"I wandered lonely as a cloud," begins Wordsworth's famous poem "The Daffodils," taking on the subject of being alone:
...when on my couch I lie
In vacant or in pensive mood,
They flash upon that inward eye
Which is the bliss of solitude...
Here is a sampling of the countless poems, both classic and contemporary, that deal with loneliness, anonymity, and solitary thought. Some, like Robert Lowell's "Skunk Hour" or Walt Whitman's "The Sleepers," describe through autobiographical narrative the voyeuristic wanderings of poets. Others explore the exhilaration of being a human alone in nature, the pain of romantic heartache, or simply describe pensive moments—as is the case in Ted Kooser's poem "Flying at Night":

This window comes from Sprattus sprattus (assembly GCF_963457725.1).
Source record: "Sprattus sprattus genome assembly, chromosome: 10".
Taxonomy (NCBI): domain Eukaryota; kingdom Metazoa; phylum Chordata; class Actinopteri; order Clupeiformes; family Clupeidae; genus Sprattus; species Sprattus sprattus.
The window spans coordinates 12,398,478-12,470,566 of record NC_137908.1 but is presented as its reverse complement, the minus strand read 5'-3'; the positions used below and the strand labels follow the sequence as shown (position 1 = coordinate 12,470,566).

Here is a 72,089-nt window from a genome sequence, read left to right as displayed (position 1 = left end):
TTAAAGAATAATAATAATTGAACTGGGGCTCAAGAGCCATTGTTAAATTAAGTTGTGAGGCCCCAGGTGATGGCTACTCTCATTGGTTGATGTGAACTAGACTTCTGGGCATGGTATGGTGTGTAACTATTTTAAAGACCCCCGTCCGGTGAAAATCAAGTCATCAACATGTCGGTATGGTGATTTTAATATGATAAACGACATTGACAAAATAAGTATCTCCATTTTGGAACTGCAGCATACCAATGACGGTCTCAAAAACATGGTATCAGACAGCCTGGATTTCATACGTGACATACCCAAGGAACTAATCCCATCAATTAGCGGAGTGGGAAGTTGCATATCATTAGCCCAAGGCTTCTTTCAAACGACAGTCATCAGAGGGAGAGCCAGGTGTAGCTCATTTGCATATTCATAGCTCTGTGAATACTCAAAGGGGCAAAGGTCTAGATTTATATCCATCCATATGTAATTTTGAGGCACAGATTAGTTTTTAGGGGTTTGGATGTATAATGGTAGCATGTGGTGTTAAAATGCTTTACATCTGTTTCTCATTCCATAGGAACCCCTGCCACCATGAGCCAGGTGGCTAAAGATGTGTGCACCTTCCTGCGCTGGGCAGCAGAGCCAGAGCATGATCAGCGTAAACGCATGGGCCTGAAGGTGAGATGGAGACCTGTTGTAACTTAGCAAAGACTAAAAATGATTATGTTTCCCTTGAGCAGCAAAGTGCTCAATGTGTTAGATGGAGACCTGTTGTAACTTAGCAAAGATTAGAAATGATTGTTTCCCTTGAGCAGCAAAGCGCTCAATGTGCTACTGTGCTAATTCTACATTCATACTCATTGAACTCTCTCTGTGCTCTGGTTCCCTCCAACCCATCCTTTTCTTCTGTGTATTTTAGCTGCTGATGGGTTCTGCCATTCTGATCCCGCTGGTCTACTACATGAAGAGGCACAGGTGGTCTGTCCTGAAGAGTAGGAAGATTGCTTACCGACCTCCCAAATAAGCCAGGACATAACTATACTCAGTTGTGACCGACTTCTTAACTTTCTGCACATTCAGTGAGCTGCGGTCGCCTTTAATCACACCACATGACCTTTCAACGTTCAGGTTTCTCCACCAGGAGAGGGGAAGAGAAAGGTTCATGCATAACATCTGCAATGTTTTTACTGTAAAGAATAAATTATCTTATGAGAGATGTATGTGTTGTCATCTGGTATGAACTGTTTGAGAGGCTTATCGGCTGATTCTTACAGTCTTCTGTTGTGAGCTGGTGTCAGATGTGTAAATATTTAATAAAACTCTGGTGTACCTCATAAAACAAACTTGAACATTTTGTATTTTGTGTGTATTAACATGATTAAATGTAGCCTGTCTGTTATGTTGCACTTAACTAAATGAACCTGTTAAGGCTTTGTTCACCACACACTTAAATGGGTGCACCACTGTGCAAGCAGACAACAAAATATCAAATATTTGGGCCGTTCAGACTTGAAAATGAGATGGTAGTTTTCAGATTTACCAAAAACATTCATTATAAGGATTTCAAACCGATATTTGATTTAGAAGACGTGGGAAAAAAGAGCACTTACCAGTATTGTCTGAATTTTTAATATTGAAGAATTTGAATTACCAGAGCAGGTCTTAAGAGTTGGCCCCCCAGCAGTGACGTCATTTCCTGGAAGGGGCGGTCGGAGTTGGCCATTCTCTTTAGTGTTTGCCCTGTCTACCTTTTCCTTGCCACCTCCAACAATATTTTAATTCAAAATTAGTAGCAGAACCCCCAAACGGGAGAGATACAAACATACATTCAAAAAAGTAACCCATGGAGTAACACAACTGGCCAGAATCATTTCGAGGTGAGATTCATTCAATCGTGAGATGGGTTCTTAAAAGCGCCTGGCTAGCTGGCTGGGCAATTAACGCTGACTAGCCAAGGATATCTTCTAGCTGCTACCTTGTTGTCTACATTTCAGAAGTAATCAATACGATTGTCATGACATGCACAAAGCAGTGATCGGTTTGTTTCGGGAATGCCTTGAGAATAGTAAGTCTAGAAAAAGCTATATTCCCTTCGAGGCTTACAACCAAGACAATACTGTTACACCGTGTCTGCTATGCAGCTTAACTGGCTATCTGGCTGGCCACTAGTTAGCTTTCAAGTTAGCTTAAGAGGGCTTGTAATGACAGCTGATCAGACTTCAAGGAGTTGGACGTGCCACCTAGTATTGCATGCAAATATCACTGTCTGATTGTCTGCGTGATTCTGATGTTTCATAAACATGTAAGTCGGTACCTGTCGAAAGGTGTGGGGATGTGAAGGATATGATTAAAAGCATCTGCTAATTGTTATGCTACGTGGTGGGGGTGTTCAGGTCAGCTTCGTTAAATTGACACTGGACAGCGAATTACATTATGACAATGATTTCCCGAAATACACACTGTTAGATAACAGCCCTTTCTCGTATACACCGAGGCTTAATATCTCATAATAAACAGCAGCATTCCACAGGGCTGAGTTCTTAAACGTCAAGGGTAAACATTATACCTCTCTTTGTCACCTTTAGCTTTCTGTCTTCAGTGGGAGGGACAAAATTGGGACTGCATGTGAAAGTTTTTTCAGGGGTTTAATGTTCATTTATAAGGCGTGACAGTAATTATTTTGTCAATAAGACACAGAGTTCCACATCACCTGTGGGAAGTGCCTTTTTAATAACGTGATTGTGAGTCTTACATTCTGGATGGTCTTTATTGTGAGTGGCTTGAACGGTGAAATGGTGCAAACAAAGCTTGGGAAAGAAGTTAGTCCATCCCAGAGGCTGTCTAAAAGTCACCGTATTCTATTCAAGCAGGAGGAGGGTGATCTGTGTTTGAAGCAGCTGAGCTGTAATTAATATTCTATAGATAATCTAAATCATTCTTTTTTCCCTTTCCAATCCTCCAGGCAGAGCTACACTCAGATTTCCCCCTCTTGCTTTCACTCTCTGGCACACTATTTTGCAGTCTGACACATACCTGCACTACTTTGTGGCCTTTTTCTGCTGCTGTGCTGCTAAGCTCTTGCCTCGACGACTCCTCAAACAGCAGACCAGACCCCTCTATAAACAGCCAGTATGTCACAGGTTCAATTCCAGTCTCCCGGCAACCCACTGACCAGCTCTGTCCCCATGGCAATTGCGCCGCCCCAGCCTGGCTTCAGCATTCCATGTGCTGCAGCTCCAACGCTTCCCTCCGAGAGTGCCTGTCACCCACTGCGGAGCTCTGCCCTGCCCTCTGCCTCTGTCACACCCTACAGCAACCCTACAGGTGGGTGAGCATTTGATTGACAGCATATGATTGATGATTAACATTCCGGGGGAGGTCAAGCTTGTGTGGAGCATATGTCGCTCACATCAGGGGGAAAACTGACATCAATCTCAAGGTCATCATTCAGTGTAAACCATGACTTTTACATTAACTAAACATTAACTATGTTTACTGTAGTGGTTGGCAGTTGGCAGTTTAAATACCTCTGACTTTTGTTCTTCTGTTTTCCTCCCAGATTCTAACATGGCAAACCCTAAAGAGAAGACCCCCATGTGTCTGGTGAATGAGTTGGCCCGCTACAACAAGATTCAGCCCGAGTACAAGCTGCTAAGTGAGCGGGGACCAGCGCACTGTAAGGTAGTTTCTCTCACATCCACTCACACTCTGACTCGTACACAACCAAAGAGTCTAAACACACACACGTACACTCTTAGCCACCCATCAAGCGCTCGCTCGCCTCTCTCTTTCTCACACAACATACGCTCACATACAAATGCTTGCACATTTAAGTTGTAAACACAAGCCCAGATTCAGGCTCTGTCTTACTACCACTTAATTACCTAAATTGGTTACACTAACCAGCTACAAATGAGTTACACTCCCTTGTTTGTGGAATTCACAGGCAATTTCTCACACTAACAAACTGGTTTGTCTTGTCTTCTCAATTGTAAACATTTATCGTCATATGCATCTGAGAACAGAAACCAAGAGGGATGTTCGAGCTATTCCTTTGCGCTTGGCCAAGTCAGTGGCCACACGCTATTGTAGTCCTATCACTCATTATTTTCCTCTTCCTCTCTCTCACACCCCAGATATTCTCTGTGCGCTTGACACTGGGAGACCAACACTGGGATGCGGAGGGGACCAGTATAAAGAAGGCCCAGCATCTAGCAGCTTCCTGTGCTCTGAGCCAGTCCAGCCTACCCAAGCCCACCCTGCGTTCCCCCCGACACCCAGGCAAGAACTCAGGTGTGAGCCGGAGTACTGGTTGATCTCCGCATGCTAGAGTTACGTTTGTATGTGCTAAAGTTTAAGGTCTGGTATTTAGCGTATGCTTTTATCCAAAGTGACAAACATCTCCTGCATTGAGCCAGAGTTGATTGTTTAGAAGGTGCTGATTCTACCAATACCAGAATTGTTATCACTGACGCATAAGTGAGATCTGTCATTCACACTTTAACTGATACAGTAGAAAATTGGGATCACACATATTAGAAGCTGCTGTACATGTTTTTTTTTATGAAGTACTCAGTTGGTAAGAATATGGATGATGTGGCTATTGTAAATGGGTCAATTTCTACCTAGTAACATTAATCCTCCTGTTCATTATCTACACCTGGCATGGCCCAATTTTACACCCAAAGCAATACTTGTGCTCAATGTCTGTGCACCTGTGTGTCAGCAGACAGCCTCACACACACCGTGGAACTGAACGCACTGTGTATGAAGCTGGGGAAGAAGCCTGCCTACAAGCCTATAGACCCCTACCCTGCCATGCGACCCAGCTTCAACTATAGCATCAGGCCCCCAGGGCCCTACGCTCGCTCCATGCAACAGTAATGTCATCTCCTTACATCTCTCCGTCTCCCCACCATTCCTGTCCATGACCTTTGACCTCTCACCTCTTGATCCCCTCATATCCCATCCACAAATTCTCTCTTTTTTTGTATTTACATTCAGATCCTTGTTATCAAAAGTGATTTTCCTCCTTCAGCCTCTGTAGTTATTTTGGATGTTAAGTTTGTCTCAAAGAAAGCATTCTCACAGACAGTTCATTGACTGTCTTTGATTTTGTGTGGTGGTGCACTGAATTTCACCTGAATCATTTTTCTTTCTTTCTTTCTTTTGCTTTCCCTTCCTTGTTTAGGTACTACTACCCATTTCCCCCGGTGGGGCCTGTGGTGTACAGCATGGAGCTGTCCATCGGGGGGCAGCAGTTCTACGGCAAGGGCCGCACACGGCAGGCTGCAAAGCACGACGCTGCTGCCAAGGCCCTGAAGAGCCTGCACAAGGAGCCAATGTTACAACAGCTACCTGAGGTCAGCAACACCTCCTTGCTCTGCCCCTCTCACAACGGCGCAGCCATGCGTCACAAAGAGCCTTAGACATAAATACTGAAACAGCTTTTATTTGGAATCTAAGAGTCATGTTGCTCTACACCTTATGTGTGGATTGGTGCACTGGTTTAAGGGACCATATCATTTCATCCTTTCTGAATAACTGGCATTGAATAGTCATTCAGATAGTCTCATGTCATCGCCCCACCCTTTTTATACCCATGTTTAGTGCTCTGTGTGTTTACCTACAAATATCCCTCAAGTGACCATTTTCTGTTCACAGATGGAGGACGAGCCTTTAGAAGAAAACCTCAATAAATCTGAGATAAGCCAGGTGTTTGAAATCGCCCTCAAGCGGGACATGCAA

Above us, stars. Beneath us, constellations.
Five billion miles away, a galaxy dies
like a snowflake falling on water.